|Matthew Henry's Concise Commentary|
2:1-9 Though the way of error is a hurtful way, many are always ready to walk therein. Let us take care we give no occasion to the enemy to blaspheme the holy name whereby we are called, or to speak evil of the way of salvation by Jesus Christ, who is the Way, the Truth, and the Life. These seducers used feigned words, they deceived the hearts of their followers. Such are condemned already, and the wrath of God abides upon them. God's usual method of proceeding is shown by examples. Angels were cast down from all their glory and dignity, for their disobedience. If creatures sin, even in heaven, they must suffer in hell. Sin is the work of darkness, and darkness is the wages of sin. See how God dealt with the old world. The number of offenders no more procures favour, than their quality. If the sin be universal, the punishment shall likewise extend to all. If in a fruitful soil the people abound in sin, God can at once turn a fruitful land into barrenness, and a well-watered country into ashes. No plans or politics can keep off judgments from a sinful people. He who keeps fire and water from hurting his people, Isa 43:2, can make either destroy his enemies; they are never safe. When God sends destruction on the ungodly, he commands deliverance for the righteous. In bad company we cannot but get either guilt or grief. Let the sins of others be troubles to us. Yet it is possible for the children of the Lord, living among the most profane, to retain their integrity; there being more power in the grace of Christ, and his dwelling in them, than in the temptations of Satan, or the example of the wicked, with all their terrors or allurements. In our intentions and inclinations to commit sin, we meet with strange hinderances, if we mark them When we intend mischief, God sends many stops to hinder us, as if to say, Take heed what you do. His wisdom and power will surely effect the purposes of his love, and the engagements of his truth; while wicked men often escape suffering here, because they are kept to the day of judgment, to be punished with the devil and his angels.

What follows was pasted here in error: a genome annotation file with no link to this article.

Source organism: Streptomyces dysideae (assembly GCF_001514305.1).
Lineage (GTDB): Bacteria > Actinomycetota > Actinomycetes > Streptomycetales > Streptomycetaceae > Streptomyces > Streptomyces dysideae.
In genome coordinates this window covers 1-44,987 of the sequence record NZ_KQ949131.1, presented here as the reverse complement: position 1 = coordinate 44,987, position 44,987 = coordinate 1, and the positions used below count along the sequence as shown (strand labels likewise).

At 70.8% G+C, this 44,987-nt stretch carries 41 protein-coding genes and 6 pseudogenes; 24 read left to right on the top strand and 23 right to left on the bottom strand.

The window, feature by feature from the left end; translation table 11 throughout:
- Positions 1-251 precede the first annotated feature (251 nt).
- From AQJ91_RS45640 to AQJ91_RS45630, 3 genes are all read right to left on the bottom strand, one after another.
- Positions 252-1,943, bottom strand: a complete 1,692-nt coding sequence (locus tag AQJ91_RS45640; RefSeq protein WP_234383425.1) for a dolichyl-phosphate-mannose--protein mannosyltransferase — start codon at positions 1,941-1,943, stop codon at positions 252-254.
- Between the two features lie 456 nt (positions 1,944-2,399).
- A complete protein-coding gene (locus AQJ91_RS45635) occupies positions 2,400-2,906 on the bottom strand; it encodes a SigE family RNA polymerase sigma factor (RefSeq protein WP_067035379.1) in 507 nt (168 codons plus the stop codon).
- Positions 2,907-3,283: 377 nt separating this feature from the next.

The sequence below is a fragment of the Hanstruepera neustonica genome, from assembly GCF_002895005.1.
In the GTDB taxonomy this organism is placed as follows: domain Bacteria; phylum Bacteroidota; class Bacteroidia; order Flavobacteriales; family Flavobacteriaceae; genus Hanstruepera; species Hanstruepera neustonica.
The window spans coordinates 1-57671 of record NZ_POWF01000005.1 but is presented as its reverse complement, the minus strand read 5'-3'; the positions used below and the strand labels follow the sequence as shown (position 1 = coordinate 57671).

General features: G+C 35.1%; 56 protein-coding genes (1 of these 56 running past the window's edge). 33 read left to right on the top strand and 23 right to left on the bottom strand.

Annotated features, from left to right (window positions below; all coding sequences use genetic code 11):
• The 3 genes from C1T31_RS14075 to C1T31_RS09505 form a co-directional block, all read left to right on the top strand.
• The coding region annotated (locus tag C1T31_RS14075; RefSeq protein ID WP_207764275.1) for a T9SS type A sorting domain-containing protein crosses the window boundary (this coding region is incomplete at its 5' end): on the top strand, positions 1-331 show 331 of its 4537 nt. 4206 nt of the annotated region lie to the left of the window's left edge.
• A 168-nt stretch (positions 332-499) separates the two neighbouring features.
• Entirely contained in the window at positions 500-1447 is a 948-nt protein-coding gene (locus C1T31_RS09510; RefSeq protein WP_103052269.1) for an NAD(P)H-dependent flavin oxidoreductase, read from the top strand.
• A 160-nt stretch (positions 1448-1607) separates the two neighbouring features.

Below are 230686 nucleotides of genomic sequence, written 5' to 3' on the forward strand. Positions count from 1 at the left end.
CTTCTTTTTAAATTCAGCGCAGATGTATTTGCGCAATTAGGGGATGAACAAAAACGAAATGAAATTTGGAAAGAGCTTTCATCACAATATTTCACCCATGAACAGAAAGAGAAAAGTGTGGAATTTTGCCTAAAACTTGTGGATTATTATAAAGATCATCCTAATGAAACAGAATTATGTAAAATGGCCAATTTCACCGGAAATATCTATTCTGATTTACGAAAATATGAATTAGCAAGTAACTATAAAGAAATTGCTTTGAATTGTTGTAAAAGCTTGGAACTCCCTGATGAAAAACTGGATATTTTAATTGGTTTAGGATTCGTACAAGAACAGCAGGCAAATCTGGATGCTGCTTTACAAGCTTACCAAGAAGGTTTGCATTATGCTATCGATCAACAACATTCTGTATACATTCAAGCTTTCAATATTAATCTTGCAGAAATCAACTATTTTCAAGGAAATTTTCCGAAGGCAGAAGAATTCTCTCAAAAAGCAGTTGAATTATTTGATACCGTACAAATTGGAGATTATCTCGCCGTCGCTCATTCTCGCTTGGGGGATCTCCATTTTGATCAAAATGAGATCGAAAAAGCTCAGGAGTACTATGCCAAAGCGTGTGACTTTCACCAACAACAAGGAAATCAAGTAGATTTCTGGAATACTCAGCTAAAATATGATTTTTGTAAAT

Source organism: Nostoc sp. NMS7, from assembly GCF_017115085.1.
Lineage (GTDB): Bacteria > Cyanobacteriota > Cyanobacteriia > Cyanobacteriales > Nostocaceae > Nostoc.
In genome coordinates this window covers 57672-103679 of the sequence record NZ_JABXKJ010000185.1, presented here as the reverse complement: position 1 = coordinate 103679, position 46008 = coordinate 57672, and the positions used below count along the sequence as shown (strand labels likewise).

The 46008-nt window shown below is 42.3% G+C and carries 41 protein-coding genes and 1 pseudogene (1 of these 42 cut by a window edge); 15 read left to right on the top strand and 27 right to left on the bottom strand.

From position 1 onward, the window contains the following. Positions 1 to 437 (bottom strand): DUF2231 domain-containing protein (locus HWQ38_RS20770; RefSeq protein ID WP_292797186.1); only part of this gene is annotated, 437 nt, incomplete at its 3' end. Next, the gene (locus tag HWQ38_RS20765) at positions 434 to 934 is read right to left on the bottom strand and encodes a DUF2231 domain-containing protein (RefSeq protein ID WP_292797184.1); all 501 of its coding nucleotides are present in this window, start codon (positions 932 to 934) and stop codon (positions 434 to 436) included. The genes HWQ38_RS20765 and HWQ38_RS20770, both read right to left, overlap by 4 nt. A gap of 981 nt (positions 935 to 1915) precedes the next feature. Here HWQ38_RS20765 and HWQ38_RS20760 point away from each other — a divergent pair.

Verse 3. - And through covetousness shall they with feigned words make merchandise of you; rather, in covetousness. Covetousness was their besetting sin, the sphere in which they lived. St. Paul warned Titus against false teachers who taught "things which they ought not, for filthy lucre's sake" (Titus 1:11; see also 1 Timothy 6:6 and Jude 1:16). Simon Magus, the first heresiarch, sought to trade in holy things; the like sin seems to have been characteristic of the false teachers of apostolic times. The word translated "feigned" (πλαστοῖς) occurs nowhere else in the New Testament; the words of these men were not the expression of their real thoughts and feelings; they were invented, craftily contrived to deceive men, and that for the sake of money. The last words of the clause will admit another sense: "shall gain you," i.e., "shall gain you over to their party;" and this view derives some support from the use of the verb ἐμπορεύεσθαι in the Septuagint Version of Proverbs 3:14. But the verb is often used in classical writers in the sense of making a profit out of people or things, and this meaning seems most suitable here. The false teachers will work hard, as the Pharisees did, to make proselytes; but their real motive is, not the salvation of souls, but their own selfish gain. Whose judgment now of a long time lingereth not; literally, for whom the sentence of a long time idleth not. The sentence of judgment is for them, for their condemnation; in the foreknowledge of God it has been pronounced long ago, and ever since it has been drawing near; it doth not tarry (comp. Jude 1:4 and 1 Peter 4:17). The word rendered "of a long time" (ἔκπαλαι) occurs only here and 2 Peter 3:5. And their damnation slumbereth not; destruction: it is the word which has been used already twice in verse 1. The verb means literally "to nod," then "to slumber;" it is found elsewhere in the New Testament only in the parable of the virgins (Matthew 25:5).